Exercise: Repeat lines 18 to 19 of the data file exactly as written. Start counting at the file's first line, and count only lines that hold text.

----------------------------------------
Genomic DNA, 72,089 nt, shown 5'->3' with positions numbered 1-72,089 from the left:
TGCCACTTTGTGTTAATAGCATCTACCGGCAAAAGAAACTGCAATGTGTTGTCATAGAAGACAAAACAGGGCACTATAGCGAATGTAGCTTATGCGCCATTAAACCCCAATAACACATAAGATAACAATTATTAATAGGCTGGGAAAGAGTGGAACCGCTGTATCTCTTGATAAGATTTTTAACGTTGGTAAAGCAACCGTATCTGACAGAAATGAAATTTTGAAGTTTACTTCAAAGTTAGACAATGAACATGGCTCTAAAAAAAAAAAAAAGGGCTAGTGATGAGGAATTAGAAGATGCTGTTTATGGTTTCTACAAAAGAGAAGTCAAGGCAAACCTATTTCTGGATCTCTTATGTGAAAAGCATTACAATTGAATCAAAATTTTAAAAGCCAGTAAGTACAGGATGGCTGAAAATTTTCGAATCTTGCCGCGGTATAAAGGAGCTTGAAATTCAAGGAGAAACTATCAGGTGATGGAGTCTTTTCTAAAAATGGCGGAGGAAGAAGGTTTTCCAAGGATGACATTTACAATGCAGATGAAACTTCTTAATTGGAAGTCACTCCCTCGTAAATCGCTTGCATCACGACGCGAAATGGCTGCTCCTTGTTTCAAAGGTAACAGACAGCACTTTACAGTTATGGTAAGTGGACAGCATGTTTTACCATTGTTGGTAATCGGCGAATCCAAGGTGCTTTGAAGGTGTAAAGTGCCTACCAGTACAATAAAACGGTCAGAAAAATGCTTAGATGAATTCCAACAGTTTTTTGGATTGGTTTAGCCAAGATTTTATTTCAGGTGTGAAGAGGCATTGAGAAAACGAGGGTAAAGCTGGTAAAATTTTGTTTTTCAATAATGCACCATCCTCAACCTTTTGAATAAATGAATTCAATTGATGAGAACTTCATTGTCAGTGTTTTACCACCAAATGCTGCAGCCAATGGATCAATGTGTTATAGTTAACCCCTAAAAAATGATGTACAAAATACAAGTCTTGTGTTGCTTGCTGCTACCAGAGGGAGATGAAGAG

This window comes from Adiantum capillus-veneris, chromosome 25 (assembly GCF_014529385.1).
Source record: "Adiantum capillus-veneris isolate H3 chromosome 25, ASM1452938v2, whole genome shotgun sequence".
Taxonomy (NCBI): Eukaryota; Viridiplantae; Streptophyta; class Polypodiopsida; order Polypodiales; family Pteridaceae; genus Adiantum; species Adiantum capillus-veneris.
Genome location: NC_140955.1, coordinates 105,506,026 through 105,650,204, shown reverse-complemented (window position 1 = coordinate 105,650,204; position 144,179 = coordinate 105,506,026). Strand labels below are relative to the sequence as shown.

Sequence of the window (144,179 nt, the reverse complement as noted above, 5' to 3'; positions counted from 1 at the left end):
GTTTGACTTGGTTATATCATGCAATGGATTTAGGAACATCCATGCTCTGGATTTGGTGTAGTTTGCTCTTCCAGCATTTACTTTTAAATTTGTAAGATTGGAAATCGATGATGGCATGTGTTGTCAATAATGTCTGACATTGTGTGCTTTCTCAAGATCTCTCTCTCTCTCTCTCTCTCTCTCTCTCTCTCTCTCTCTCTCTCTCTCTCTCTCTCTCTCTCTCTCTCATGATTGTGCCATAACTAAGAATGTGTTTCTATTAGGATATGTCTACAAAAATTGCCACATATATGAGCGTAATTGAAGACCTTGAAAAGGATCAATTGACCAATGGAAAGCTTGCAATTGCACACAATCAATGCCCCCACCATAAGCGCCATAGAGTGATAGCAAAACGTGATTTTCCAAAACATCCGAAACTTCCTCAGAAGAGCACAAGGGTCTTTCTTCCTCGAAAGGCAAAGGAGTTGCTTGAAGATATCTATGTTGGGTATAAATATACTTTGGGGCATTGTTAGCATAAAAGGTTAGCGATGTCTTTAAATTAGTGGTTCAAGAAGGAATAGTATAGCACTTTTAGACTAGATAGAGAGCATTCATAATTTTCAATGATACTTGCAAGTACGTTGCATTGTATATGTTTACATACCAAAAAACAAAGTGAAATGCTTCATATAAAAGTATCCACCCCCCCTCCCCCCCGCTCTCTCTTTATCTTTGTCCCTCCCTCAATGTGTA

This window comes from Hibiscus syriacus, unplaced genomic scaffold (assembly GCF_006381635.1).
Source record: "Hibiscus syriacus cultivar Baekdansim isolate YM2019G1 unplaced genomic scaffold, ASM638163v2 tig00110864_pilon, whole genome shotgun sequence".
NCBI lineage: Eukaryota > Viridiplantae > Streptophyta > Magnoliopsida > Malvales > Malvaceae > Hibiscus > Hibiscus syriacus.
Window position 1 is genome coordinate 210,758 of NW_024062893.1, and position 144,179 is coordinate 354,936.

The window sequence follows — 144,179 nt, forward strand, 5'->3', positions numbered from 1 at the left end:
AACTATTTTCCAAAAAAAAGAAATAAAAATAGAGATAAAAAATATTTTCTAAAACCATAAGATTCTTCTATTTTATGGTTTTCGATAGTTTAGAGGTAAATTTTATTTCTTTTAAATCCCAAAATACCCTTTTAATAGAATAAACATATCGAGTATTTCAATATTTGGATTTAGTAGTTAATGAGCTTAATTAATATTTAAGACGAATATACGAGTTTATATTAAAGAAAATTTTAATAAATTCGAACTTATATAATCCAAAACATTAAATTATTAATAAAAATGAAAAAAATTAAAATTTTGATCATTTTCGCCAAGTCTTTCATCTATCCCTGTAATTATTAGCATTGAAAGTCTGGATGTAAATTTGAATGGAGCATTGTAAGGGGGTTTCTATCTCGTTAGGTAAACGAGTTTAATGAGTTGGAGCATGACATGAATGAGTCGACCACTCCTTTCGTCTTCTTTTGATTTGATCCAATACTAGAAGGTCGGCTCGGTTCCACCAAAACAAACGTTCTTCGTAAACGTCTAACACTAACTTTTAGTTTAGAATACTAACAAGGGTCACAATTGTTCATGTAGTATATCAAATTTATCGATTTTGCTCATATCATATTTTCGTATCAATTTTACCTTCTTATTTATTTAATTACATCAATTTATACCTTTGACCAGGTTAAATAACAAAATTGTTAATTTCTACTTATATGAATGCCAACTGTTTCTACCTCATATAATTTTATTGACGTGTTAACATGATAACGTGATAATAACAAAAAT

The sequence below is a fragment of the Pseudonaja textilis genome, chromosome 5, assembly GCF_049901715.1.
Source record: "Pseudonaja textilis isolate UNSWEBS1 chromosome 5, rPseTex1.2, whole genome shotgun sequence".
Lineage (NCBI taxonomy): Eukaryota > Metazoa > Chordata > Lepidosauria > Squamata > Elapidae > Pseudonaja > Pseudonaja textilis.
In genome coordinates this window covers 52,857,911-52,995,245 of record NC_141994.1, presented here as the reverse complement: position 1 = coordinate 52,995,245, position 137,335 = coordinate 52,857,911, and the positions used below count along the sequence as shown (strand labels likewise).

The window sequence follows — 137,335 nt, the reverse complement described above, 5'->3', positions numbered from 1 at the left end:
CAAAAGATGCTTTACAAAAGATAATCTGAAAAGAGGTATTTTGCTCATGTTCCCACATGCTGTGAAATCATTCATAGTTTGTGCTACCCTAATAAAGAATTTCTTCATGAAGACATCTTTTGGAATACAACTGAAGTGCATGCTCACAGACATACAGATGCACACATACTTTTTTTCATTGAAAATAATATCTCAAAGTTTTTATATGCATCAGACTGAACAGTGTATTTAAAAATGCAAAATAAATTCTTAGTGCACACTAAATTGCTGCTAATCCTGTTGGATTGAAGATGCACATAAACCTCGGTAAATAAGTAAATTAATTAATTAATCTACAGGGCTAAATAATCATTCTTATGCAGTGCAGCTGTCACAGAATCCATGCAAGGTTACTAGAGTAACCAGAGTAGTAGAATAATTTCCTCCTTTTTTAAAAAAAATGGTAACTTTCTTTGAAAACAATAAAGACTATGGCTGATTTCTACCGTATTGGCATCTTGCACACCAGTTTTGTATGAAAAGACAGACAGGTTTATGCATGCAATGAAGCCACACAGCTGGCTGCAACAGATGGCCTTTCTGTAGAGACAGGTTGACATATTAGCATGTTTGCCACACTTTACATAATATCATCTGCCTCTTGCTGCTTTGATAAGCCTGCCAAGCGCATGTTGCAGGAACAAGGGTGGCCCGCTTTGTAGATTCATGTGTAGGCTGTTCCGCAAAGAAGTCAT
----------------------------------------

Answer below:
In genome coordinates this window covers 52,857,911-52,995,245 of record NC_141994.1, presented here as the reverse complement: position 1 = coordinate 52,995,245, position 137,335 = coordinate 52,857,911, and the positions used below count along the sequence as shown (strand labels likewise).

The window sequence follows — 137,335 nt, the reverse complement described above, 5'->3', positions numbered from 1 at the left end: